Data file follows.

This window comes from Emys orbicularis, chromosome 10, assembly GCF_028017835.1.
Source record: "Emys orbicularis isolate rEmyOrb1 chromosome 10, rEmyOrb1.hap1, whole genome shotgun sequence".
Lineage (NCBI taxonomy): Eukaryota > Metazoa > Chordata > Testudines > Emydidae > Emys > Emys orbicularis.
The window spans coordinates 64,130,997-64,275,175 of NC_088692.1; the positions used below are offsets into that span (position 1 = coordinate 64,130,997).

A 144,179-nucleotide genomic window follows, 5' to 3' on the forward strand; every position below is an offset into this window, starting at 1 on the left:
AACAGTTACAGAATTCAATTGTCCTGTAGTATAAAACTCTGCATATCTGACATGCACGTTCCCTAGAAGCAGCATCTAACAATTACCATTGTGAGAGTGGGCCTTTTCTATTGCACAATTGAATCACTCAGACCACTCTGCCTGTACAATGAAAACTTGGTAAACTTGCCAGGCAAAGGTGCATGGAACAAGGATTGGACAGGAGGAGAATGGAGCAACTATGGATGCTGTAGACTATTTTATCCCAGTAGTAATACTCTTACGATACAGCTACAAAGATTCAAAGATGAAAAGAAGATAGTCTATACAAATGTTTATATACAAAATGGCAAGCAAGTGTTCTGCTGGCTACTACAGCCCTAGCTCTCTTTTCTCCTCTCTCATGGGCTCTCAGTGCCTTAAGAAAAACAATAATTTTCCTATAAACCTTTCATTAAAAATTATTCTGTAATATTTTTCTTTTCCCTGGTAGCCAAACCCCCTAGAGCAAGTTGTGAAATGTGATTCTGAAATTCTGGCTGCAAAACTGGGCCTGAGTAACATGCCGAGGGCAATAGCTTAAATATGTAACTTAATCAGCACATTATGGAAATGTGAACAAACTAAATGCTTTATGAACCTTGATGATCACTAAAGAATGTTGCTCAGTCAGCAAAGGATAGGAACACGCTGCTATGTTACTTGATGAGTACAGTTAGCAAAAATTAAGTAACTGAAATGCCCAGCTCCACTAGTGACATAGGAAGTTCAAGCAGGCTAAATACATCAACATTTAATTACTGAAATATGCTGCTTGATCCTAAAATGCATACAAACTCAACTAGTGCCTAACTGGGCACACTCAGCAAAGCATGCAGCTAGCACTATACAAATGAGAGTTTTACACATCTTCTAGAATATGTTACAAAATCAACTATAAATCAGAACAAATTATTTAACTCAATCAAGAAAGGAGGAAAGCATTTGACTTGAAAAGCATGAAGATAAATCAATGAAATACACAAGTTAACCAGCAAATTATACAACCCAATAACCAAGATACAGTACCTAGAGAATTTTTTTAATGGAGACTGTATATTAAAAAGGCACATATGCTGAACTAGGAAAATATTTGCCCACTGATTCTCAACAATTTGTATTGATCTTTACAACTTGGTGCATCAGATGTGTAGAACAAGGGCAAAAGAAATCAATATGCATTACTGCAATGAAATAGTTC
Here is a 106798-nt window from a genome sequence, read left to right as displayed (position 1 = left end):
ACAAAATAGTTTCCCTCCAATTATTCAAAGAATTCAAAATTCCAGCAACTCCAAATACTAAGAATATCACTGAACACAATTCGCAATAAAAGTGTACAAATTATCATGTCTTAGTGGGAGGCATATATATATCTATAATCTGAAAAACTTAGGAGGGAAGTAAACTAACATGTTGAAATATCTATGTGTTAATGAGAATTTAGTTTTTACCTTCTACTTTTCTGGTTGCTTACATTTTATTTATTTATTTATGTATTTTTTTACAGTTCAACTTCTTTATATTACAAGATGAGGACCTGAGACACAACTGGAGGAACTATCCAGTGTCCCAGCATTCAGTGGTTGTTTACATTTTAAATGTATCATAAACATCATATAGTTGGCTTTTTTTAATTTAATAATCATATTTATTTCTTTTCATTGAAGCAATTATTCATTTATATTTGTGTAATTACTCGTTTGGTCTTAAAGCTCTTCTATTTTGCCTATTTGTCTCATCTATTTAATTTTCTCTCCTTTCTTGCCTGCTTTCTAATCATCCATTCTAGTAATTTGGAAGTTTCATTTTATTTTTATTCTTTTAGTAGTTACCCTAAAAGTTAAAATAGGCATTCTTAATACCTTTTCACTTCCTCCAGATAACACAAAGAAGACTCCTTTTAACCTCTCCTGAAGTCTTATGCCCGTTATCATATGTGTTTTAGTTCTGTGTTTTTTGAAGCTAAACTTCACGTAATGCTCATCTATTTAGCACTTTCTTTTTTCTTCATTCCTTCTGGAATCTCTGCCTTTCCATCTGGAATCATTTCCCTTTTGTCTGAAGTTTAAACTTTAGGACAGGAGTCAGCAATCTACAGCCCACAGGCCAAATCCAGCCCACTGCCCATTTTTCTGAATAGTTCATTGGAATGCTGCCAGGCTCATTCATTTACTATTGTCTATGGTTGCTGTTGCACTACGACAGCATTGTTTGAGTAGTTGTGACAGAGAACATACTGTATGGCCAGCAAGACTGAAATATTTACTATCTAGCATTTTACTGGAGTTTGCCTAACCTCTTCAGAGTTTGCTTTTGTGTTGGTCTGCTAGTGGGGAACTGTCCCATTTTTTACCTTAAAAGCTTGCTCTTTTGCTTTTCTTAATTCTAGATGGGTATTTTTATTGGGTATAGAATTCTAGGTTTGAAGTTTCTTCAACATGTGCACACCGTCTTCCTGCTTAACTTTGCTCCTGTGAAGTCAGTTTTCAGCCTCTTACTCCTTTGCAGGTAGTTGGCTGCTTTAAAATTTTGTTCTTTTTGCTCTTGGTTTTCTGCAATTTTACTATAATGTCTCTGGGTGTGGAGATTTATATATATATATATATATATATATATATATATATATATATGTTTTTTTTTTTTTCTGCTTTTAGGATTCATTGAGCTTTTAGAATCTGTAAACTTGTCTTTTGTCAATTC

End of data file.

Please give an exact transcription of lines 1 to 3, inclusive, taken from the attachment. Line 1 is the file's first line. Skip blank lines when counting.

This window comes from Emys orbicularis, chromosome 10, assembly GCF_028017835.1.
Source record: "Emys orbicularis isolate rEmyOrb1 chromosome 10, rEmyOrb1.hap1, whole genome shotgun sequence".
Lineage (NCBI taxonomy): Eukaryota > Metazoa > Chordata > Testudines > Emydidae > Emys > Emys orbicularis.